what is known as the lower ford and camped in Lexington, Va.; there we remained two days resting the men and recruiting the stock.
Moved again on the 14th instant on the Buchanan pike, arriving at and camping in Buchanan the same evening.
On the 15th crossed the Blue Ridge at Otter Mountain Pass, camping at Fancy Farm, distance sixteen miles; thence through Liberty, Va., crossing the railroad to Welsh's farm; thence to Lynchburg, Va., arriving on the battle-field at 3 p.m. on the 17th instant. Here the section under Lieutenant Hattersley reported from General Averell with empty ammunition chests, having had several skirmishes. As our lines advanced toward Lynchburg, Va., the enemy opened his batteries. Four of my guns were then thrown forward on the left of the artillery line. At the same time the left section, under Lieutenant Hattersley, was thrown forward about 600 yards, forming the new artillery line of fire. My remaining four guns were brought forward on the new line, were I received an order from Captain McMullin to send one section still farther to the front. Mistaking the order, I moved my whole battery forward into and on the pike until I was obliged to open on the enemy's infantry to save my men, throwing two guns forward in an orchard to the right of the road and in advance of the works abandoned by the enemy, placing the other four guns in position to the left and rear about fifty yards, opening the six guns, two with canister and four with shell. Two men temporarily disabled, 1 horse killed and 2 wounded, 1 seriously; darkness compelled us to cease firing. I then moved my four guns forward into park and camped for the night; no grain or feed for the horses for two days.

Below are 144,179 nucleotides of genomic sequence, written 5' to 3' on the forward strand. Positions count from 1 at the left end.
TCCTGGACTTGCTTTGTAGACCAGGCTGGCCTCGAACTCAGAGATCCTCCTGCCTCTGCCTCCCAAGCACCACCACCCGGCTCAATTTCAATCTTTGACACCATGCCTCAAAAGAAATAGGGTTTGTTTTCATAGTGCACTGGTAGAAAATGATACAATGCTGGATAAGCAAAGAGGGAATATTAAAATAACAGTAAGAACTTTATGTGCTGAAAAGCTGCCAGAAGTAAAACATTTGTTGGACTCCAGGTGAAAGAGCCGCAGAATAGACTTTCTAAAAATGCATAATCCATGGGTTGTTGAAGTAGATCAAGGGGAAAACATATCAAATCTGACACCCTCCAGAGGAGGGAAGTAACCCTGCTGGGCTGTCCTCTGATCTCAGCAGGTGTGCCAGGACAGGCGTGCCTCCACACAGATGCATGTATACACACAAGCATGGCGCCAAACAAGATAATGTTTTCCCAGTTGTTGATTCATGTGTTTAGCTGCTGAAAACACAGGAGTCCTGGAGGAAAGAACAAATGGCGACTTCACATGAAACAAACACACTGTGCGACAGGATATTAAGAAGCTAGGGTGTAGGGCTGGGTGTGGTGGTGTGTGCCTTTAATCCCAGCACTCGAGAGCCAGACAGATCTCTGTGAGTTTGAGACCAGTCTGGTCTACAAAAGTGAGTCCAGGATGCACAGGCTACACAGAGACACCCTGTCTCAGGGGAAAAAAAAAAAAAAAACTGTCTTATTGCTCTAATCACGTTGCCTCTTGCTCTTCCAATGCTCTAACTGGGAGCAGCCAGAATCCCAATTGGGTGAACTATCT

On the 18th instant, at 3 a.m., I was ready to move, but seeing the enemy in position ordered my caissons to the rear under cover, the same time calling the attention of Captain McMullin, chief of artillery, to the fact, and asked for orders. He ordered me to remain till he could see the general, in the mean time moving the First Ohio Battery, which had parked on my right. Deeming the position a poor one, I limbered to the rear, and moved back about twenty yards. As soon as I had taken my new position the enemy opened on my battery with his artillery. As soon as possible we returned the fire, and succeeded in silencing their battery. I was then ordered to retire, and again to report to Captain Du Pont, chief of artillery, who placed me in position to cover the center and operate with a flank movement on the enemy's left. Again changing my position he ordered me to the extreme left of the line to draw the fire from Captain Snow's (First Maryland) battery, supported by the Eighteenth Connecticut Infantry. I moved under cover of a hill about 500 yards to the left of the position occupied by Captain Snow, in a plowed field, were my guns were well covered until I was ready to open. Moving up in line through an orchard, I ran my guns up by hand and opened directly on the enemy's flank, surprising and driving them from their guns. Again I was ordered back to the center, where I fired a few shots; from thence to the right, taking position on the right of Battery B, Fifth United States, where we remained until dark. During the engagement, and while on the right 3 wheels disabled and 1 trail hand-spike shot away; 1 horse killed, and 5 wounded during the day.
Marched all night, and camped for breakfast. Continued the march through Liberty, Va., where we halted and remained for the